9. The method of claim 8 wherein the sensing means is a directional variation magnetic field sensor.
10. The method of claim 1 wherein the step of perforating the casing at a selected orientation relative to the detectable source includes orienting the perforating means away from the control means.
11. The method of claim 1 wherein the orienting means is a motor for providing rotational bias to the sensing means and the perforating means.
12. The method of claim 1 wherein the perforating means is a perforating gun.
13. A method for perforating a casing in a wellbore, the casing having control means attached thereto, the method comprising:
(a) inserting, in fixed relationship with the control means, at least one capillary tube, the capillary tube extending a selected length of the control means;
(b) inserting in the capillary tube a detectable source, the detectable source extending a selected length of the capillary tube;
(c) inserting a sensing means, the sensing means for sensing the detectable source;
(d) inserting a perforating gun in the casing, the perforating gun for perforating the casing and the wellbore, the perforating gun having orienting means for selectively positioning the perforating gun relative to the direction of the detectable source;
(e) detecting the location of the detectable source; and
(t) perforating the casing at a selected orientation away from the control means.
14. The method of claim 13 wherein the source of radiation is an irradiated wire.
15. The method of claims 16 wherein the radiation source is a fluid.
16. The method of claim 14 wherein the sensing means for sensing the source of radiation is a gamma ray detector.
17. The method of claim 13 wherein the detectable source is a magnetic wire.
18. The method of claim 17 wherein the sensing means is a directional variation magnetic field sensor.
19. The method of claim 13 wherein the step of perforating the casing at a selected orientation relative to the detectable source includes orienting the perforating gun.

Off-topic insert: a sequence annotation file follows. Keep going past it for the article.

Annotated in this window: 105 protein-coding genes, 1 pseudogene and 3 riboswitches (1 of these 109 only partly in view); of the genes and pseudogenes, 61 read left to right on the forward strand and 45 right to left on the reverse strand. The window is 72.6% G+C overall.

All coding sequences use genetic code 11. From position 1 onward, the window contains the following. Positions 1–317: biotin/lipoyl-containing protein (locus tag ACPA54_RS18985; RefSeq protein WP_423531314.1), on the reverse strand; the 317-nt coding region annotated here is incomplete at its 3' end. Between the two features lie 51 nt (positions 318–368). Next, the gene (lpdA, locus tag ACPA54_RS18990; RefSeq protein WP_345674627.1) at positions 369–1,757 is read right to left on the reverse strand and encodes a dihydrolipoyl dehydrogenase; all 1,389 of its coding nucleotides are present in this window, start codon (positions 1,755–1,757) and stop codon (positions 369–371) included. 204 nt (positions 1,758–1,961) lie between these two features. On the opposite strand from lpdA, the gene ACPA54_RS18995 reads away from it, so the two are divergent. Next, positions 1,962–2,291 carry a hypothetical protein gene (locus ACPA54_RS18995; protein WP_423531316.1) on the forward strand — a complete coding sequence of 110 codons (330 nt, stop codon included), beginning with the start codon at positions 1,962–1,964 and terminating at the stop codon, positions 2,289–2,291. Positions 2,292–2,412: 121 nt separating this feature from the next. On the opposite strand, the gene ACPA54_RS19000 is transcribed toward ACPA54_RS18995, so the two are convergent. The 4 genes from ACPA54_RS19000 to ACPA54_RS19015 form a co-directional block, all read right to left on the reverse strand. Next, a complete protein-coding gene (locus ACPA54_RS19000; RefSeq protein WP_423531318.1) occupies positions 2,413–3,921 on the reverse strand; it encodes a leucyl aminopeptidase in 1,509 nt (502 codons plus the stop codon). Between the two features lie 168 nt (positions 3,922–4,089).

20. The method of claim 19 wherein the orienting means is a motor for providing rotational bias to the sensing means and the perforating gun.
21. A method for perforating a casing in a wellbore, the casing having control means attached thereto, the method comprising:
(a) inserting a detectable source with the control means, the detectable source extending a selected length of the control means;
(b) inserting a sensing means in the casing, the sensing means for sensing the detectable source;
(c) sensing the location of the detectable source at selected levels in the casing;
(d) recording the direction of the detectable source at the selected levels in the casing;
(e) inserting perforating means in the casing, the perforating means for perforating the casing, the perforating means having orienting means for selectively positioning the perforating means relative to the recorded direction of the detectable source at the selected levels in the casing; and
(f) perforating the casing at a selected orientation relative to the sensed detectable source at the selected levels in the casing.
22. The method of claim 21 wherein the step of recording the direction of the detectable source at the selected levels in the casing includes the step of removing the detection means prior to inserting the perforating means in the casing.